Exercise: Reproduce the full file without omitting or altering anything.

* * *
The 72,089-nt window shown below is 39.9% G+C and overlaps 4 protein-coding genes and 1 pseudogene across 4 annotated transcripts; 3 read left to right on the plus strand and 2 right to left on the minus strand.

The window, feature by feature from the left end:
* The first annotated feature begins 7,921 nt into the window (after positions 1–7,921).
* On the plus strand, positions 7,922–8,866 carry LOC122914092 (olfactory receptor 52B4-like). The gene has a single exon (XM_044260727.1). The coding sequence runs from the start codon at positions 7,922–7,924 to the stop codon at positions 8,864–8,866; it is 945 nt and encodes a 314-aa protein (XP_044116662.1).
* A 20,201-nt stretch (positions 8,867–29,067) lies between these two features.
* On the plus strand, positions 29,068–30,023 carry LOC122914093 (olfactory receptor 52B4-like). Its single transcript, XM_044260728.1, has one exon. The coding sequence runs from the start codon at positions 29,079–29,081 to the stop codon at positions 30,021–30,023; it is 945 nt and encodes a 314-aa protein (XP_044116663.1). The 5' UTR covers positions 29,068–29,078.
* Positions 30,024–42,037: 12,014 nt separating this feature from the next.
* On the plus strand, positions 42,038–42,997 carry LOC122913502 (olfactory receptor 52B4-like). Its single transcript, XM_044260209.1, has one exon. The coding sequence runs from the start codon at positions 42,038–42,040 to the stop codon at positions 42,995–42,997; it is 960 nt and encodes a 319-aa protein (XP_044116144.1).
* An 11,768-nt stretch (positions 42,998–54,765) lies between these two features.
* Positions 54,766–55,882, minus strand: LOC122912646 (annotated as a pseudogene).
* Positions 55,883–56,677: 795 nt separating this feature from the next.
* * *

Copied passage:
The 72,089-nt window shown below is 39.9% G+C and overlaps 4 protein-coding genes and 1 pseudogene across 4 annotated transcripts; 3 read left to right on the plus strand and 2 right to left on the minus strand.

The window, feature by feature from the left end:
* The first annotated feature begins 7,921 nt into the window (after positions 1–7,921).
* On the plus strand, positions 7,922–8,866 carry LOC122914092 (olfactory receptor 52B4-like). The gene has a single exon (XM_044260727.1). The coding sequence runs from the start codon at positions 7,922–7,924 to the stop codon at positions 8,864–8,866; it is 945 nt and encodes a 314-aa protein (XP_044116662.1).
* A 20,201-nt stretch (positions 8,867–29,067) lies between these two features.
* On the plus strand, positions 29,068–30,023 carry LOC122914093 (olfactory receptor 52B4-like). Its single transcript, XM_044260728.1, has one exon. The coding sequence runs from the start codon at positions 29,079–29,081 to the stop codon at positions 30,021–30,023; it is 945 nt and encodes a 314-aa protein (XP_044116663.1). The 5' UTR covers positions 29,068–29,078.
* Positions 30,024–42,037: 12,014 nt separating this feature from the next.
* On the plus strand, positions 42,038–42,997 carry LOC122913502 (olfactory receptor 52B4-like). Its single transcript, XM_044260209.1, has one exon. The coding sequence runs from the start codon at positions 42,038–42,040 to the stop codon at positions 42,995–42,997; it is 960 nt and encodes a 319-aa protein (XP_044116144.1).
* An 11,768-nt stretch (positions 42,998–54,765) lies between these two features.
* Positions 54,766–55,882, minus strand: LOC122912646 (annotated as a pseudogene).
* Positions 55,883–56,677: 795 nt separating this feature from the next.